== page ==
) was a poor place, and is described as having consisted of low houses in narrow streets, with a vulgar palace; this was in 523. In 513 a new king moved to the site now occupied by Soochow, and he seems to have made of it the magnificent city it has remained ever since--the place, of course it will be remembered, where General Gordon and Li Hung-chang had their celebrated quarrel about decapitating surrendered rebels. There were eight gates, besides eight water-gates for boats; it was eight English miles in circuit, and contained the palace, several towers , kiosks, ponds, and duck preserves. The extensive arsenal and ship- yard was quite separate from the main town. No city in the orthodox part of China is so closely described as this one, nor is it likely that there were many of them so vast in extent.
Judging by the frequency with which Ts'in moved its capitals , they cannot have been very important or substantial places; in fact, there are no descriptions of early Ts'in economic life at all; and, for all we know to the contrary, the headquarters of Duke Muh, when he entered upon his reforms in the seventh century B.C., may have resembled a Tartar encampment. The _Kwoh-yü_ has no chapter devoted to Ts'in, which for 500 years lived a quite isolated life of its own. In later times, especially after the reforms introduced by the celebrated Chinese princely adventurer, Wei Yang, during the period 360--340, the land administration was reconstituted, the capital was finally moved to Hien-yang, and every effort was made to develop all the resources of the country. Ts'in then possessed 41 _hien,_ those with a population of under 10,000 having a governor with a lower title than the governors of the larger towns, Probably the total population of Ts'in by this time reached 3,000,000. A century later, when the First August Emperor was conquering China, armies of half a million men on each side were not at all uncommon. When his conquests were complete, he set about building palaces on both banks of the Wei in most lavish style, as narrated in the last chapter. It is said of him that, "as he conquered each vassal prince, he had a sketch made of his palace buildings," and, with these before him as models, he lined the river with rows of beautiful edifices,--evidently, from the description given, much resembling those lying along the Golden Horn at Constantinople; if not in quality, at least in general spectacular arrangement.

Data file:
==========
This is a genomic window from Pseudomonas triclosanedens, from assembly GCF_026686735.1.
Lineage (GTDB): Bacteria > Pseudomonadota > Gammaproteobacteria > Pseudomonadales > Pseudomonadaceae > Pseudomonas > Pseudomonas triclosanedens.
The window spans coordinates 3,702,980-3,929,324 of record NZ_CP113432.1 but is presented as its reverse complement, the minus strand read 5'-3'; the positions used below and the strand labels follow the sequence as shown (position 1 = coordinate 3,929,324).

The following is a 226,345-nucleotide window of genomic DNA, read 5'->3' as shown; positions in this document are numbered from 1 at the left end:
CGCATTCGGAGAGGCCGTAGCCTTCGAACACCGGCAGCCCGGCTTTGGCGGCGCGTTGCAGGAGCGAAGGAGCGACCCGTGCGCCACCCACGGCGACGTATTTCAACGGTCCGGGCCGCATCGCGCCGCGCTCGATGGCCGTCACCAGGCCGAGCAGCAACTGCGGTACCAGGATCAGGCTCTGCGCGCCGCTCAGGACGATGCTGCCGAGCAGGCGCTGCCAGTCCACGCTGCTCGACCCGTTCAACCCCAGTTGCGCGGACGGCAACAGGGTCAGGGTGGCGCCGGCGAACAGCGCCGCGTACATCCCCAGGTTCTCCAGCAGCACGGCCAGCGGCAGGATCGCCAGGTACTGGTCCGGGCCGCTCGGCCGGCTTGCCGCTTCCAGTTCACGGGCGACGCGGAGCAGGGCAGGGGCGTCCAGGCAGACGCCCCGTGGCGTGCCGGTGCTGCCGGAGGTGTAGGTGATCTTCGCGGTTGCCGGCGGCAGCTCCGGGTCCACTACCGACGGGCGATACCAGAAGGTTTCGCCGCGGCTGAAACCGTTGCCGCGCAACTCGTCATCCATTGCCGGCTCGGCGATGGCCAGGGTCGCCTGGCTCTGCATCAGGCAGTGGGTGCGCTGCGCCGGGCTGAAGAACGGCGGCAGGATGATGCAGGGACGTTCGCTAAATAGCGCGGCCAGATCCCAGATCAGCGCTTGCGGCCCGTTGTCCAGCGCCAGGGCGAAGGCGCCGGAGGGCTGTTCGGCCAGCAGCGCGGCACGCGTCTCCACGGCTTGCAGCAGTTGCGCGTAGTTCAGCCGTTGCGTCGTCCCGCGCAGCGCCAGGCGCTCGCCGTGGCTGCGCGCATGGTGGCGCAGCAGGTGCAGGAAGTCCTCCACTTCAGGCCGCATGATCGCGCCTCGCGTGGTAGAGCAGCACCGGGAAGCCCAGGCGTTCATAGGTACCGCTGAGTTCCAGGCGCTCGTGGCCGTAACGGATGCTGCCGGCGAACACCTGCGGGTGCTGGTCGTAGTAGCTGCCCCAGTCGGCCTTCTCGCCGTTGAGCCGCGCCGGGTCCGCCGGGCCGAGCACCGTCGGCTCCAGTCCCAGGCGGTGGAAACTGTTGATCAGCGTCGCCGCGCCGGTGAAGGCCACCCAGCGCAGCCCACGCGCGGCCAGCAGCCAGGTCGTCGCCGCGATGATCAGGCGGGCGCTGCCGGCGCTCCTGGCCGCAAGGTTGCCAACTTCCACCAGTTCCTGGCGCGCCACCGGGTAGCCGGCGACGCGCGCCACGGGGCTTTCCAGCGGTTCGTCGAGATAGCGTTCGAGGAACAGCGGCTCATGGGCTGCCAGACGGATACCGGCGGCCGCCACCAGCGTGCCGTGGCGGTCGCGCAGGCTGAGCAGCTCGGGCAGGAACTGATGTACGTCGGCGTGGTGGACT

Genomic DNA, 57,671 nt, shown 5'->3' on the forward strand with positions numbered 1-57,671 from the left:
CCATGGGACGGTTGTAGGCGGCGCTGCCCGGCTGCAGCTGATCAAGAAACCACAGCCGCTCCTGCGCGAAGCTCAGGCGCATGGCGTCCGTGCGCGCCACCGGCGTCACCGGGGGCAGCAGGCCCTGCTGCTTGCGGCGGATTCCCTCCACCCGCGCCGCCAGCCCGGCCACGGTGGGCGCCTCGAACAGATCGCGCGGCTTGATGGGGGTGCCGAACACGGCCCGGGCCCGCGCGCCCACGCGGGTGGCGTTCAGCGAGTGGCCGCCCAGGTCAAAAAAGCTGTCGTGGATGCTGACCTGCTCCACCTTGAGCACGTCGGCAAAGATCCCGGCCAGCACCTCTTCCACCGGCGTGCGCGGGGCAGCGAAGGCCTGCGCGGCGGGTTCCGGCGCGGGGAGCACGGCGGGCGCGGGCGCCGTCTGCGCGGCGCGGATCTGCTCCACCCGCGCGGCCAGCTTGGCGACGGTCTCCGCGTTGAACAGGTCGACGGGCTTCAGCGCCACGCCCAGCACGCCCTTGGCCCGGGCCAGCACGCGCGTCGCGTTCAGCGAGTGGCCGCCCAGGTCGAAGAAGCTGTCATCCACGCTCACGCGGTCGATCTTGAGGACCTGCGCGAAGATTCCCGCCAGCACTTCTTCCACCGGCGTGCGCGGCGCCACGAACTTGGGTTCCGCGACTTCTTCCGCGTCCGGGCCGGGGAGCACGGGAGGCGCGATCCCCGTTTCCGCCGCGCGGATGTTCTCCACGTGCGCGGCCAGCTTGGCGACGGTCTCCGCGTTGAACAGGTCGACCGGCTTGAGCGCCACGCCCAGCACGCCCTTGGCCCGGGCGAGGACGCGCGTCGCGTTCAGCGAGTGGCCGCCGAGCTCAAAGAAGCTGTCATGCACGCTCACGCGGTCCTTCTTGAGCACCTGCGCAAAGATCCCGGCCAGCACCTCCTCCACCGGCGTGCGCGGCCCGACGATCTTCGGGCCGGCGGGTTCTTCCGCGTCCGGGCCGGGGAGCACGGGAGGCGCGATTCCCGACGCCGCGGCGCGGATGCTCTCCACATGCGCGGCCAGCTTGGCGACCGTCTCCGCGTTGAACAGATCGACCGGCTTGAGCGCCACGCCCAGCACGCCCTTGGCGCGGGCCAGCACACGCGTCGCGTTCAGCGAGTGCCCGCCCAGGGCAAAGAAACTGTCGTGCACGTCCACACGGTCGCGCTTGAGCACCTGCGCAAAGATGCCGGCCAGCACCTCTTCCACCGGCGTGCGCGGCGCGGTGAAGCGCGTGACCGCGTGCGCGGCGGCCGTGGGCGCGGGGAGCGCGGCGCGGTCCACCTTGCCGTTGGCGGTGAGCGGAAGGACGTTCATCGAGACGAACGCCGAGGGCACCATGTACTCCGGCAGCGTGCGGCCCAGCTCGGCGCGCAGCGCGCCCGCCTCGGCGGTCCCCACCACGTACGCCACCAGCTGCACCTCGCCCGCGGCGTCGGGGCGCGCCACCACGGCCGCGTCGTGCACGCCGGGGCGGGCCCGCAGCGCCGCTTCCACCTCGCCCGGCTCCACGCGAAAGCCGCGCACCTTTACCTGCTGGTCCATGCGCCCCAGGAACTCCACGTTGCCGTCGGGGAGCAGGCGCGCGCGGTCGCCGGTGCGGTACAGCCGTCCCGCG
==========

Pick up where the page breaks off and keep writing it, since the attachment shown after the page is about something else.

As to the minor orthodox states grouped along the Yellow River, they seem to have shifted their capitals on very slight provocation; scarcely one of them remained from first to last in the same place. To take one as an instance, the state of Hu, an orthodox state belonging to the same clan name as Ts'i. The history of this petty principality or barony is only exactly known from the time when Confucius' history begins, and it was continually being oppressed by Cheng and Ts'u, its more powerful neighbours; in 576, 533, 524 and onwards from that, there were incessant removals, so that even the native commentators say: "it was just like shifting a village, so superficial an affair was it." The accepted belles lettres style of saying "my country" is still the ancient _pi-yih_ or "unworthy village": the Empress of China once used this expression, even after the whole of China had been united, in order to reject politely the offer of marriage conveyed to her by a powerful Tartar king. The expression is particularly interesting, inasmuch as it recalls, as we have already pointed out, a time when the "country" of each feudal chief was simply his mud village and the few square miles of fields around it, which were naturally divided off from the next chief's territory by hills and streams. On the Burmo-Chinese frontier there are at this moment many Kakhyen "kings" of this kind, each of them ruling over his mountain or valley, and supreme in his own domain.
That there were walled cities in China is plain from the language used at durbars, which were always held "outside the walls." In the loess plains there could not have been any stone whatever for building purposes, and there is little, if any, specific mention of brick. Probably the walls were of adobe, i.e. of mud, beaten down between two rigid planks, removed higher as the wall dries below. This is the way most of the houses are still built in modern Peking, and perhaps also in most parts of China, at least where stone is not cheaper; the "barbarian" parts of China are still the best built; for instance, CH'ÊNg-tu in Sz Ch'wan, Canton in the south. Hankow is a comparatively poor place; Peking the dingiest of all. Chinkiang is a purely loess country.
At the time of the unification of China, during the middle of the third century B.C., the Ts'in armies found it necessary to flood Ta-liang or "Great Liang," the capital of Ngwei , corresponding to the modern K'ai-fêng Fu, the Jewish centre in Ho Nan province: the waters of the Yellow River were allowed to flood the country , the walls of which collapsed. It is evident that the ancient city walls could not have been such solid, brick-faced walls as we now see round Peking and Nanking, but simply mud ramparts.